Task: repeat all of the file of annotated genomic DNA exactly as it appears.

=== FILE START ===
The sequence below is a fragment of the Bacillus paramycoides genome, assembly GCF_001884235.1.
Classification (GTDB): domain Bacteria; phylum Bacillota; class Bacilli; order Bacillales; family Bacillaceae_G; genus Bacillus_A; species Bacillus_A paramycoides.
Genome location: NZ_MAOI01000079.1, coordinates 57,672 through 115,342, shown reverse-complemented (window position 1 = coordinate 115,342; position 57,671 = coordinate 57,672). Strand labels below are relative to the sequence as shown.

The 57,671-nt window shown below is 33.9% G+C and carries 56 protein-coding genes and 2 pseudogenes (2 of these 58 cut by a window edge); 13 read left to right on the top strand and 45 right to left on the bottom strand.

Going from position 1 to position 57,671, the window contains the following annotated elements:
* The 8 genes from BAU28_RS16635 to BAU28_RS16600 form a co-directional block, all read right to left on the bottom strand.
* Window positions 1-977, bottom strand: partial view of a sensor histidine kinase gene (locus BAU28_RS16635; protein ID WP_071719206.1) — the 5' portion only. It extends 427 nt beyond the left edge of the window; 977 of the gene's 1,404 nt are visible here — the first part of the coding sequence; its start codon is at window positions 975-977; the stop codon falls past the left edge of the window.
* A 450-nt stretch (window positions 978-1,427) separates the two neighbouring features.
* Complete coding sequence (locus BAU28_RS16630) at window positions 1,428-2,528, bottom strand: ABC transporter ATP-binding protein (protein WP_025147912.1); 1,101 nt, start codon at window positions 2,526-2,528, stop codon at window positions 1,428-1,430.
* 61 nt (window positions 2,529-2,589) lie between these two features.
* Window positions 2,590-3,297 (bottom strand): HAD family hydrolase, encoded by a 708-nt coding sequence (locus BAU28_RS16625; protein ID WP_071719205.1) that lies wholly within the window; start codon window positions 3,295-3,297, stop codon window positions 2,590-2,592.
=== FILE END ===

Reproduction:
The sequence below is a fragment of the Bacillus paramycoides genome, assembly GCF_001884235.1.
Classification (GTDB): domain Bacteria; phylum Bacillota; class Bacilli; order Bacillales; family Bacillaceae_G; genus Bacillus_A; species Bacillus_A paramycoides.
Genome location: NZ_MAOI01000079.1, coordinates 57,672 through 115,342, shown reverse-complemented (window position 1 = coordinate 115,342; position 57,671 = coordinate 57,672). Strand labels below are relative to the sequence as shown.

The 57,671-nt window shown below is 33.9% G+C and carries 56 protein-coding genes and 2 pseudogenes (2 of these 58 cut by a window edge); 13 read left to right on the top strand and 45 right to left on the bottom strand.

Going from position 1 to position 57,671, the window contains the following annotated elements:
* The 8 genes from BAU28_RS16635 to BAU28_RS16600 form a co-directional block, all read right to left on the bottom strand.
* Window positions 1-977, bottom strand: partial view of a sensor histidine kinase gene (locus BAU28_RS16635; protein ID WP_071719206.1) — the 5' portion only. It extends 427 nt beyond the left edge of the window; 977 of the gene's 1,404 nt are visible here — the first part of the coding sequence; its start codon is at window positions 975-977; the stop codon falls past the left edge of the window.
* A 450-nt stretch (window positions 978-1,427) separates the two neighbouring features.
* Complete coding sequence (locus BAU28_RS16630) at window positions 1,428-2,528, bottom strand: ABC transporter ATP-binding protein (protein WP_025147912.1); 1,101 nt, start codon at window positions 2,526-2,528, stop codon at window positions 1,428-1,430.
* 61 nt (window positions 2,529-2,589) lie between these two features.
* Window positions 2,590-3,297 (bottom strand): HAD family hydrolase, encoded by a 708-nt coding sequence (locus BAU28_RS16625; protein ID WP_071719205.1) that lies wholly within the window; start codon window positions 3,295-3,297, stop codon window positions 2,590-2,592.